Speciality gases such as argon, xenon, neon and krypton are used to fill items made of glass in order to improve their performance or make them function. Examples include filling of window and door integrated/insulated glass units (IGU), filling light bulbs and neon lighting.
Argon for Double Glazing
Using argon gas between the panes in sealed double glazing units significantly increases the thermal properties of the unit over just using dry air. Argon is an inert gas so it is nonreactive, colourless and non flammable. Moreover using liquid argon from microbulk tanks could prove extremely cost efficient.
Low-E Coating and Argon
Low-E, which stands for low emissivity, is a coating that is added to the inner pane of a double glazing unit and helps to reflect long wavelength heat back into the room. In fact the heat retention from low-E glass is so effective, that it typically matches the energy conservation properties of standard triple glazing without the 50% weight increase. By filling the low-E units with argon gas your customers will benefit in two ways, firstly from the heat reflective properties of the low emissivity coating; and secondly from the reduction in convective and conductive heat loss thanks to the low conductivity performance of the argon gas.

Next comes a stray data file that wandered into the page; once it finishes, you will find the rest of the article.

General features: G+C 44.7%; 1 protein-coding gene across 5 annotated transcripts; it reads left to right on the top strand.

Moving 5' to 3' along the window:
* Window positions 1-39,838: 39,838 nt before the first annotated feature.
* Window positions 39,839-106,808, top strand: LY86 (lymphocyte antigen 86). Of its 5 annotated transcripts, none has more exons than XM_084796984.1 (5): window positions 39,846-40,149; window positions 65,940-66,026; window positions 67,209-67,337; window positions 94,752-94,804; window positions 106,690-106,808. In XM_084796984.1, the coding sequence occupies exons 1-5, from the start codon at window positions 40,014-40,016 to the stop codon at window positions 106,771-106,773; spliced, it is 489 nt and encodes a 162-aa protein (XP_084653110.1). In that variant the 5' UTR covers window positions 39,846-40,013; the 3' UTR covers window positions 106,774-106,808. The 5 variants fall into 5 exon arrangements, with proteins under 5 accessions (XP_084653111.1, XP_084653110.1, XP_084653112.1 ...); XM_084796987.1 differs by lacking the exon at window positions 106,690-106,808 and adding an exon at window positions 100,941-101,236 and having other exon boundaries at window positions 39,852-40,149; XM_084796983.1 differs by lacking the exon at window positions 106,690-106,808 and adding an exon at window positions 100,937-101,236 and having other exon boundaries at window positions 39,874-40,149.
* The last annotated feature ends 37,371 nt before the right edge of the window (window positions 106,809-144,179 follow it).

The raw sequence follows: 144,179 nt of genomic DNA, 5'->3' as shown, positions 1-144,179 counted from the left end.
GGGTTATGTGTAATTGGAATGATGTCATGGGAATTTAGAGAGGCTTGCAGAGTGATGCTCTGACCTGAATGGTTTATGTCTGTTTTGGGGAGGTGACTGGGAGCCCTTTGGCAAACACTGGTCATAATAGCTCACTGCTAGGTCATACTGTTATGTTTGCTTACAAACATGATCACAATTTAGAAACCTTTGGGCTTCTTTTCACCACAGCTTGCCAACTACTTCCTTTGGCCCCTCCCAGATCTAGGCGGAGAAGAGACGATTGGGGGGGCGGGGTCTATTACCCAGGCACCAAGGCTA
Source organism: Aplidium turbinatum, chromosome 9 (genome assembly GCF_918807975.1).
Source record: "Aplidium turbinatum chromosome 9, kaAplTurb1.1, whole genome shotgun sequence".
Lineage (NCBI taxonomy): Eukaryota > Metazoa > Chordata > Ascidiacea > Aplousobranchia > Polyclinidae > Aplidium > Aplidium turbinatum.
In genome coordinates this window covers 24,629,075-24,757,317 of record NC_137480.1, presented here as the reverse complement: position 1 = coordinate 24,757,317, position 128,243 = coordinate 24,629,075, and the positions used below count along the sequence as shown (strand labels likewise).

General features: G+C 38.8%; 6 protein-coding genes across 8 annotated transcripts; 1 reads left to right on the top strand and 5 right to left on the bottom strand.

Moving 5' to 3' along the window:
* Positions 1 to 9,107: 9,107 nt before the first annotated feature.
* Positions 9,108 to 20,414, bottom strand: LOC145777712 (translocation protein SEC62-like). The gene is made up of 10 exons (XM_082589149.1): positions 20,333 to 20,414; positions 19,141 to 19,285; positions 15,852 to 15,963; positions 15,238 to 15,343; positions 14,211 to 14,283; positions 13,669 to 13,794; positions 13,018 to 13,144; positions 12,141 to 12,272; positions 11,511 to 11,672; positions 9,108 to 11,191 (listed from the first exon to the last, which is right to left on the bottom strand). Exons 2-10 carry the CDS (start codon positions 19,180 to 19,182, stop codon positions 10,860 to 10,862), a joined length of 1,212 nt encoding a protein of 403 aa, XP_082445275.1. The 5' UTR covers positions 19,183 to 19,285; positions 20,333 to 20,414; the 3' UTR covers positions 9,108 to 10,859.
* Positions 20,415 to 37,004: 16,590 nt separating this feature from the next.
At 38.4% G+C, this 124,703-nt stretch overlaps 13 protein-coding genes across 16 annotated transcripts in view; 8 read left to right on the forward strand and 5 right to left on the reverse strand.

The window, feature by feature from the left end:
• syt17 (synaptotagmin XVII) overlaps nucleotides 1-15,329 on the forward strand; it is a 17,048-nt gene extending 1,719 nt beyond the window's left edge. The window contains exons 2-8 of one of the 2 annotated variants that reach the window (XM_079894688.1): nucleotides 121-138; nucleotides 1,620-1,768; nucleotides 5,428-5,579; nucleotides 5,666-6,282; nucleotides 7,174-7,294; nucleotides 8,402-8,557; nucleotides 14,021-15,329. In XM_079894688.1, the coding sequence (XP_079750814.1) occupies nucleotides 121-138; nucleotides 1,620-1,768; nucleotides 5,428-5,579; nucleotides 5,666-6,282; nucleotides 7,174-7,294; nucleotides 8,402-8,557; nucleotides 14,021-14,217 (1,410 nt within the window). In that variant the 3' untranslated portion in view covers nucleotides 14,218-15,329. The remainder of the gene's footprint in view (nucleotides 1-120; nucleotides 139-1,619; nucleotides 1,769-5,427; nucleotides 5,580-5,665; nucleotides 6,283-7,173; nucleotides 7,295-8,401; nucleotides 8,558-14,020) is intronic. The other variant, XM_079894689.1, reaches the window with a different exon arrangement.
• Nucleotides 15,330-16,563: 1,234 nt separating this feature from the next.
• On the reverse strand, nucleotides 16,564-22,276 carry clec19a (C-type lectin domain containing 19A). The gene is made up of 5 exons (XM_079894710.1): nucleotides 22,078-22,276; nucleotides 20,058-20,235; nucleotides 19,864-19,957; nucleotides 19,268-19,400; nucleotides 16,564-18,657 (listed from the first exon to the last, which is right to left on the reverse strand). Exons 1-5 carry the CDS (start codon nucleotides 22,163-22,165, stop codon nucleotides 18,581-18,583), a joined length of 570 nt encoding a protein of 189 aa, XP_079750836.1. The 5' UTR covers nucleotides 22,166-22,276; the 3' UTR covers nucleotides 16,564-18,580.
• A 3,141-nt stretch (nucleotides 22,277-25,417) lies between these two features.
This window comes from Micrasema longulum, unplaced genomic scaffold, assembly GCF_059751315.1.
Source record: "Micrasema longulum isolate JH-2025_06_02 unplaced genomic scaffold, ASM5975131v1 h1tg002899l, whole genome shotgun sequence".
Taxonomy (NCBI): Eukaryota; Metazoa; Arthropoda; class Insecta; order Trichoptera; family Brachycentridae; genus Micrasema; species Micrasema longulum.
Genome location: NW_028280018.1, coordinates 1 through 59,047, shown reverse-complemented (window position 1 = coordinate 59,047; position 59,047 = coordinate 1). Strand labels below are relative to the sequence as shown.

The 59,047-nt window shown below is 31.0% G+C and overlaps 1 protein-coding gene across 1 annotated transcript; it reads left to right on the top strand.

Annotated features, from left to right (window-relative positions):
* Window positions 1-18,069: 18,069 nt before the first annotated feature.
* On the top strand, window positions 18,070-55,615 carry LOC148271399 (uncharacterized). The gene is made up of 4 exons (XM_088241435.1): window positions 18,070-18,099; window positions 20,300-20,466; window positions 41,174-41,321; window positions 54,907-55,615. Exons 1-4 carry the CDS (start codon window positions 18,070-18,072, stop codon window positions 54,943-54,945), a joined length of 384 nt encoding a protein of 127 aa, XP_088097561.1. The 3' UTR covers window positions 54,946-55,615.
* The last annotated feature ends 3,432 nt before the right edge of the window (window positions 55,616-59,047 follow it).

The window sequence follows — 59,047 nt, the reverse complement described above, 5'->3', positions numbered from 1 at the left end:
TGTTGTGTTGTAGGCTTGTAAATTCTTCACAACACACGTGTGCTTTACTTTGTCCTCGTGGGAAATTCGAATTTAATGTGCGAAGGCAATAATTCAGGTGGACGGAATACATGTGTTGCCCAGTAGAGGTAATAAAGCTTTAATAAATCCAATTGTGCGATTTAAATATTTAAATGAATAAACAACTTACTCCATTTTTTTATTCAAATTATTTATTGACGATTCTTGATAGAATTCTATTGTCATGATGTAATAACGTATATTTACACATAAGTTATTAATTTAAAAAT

U Value and argon
Heat loss rates are expressed in terms of U value in the UK. The lower the figure; the better the thermal insulating properties will be.
A typical U value for sealed double glazing units might be as follows:
Ordinary double glazing U value 2.6
Low-E ordinary double glazing U value 1.8
Low-E and argon U value 1.6
For more information about argon for the double glazing industry in your region, check with your local representative.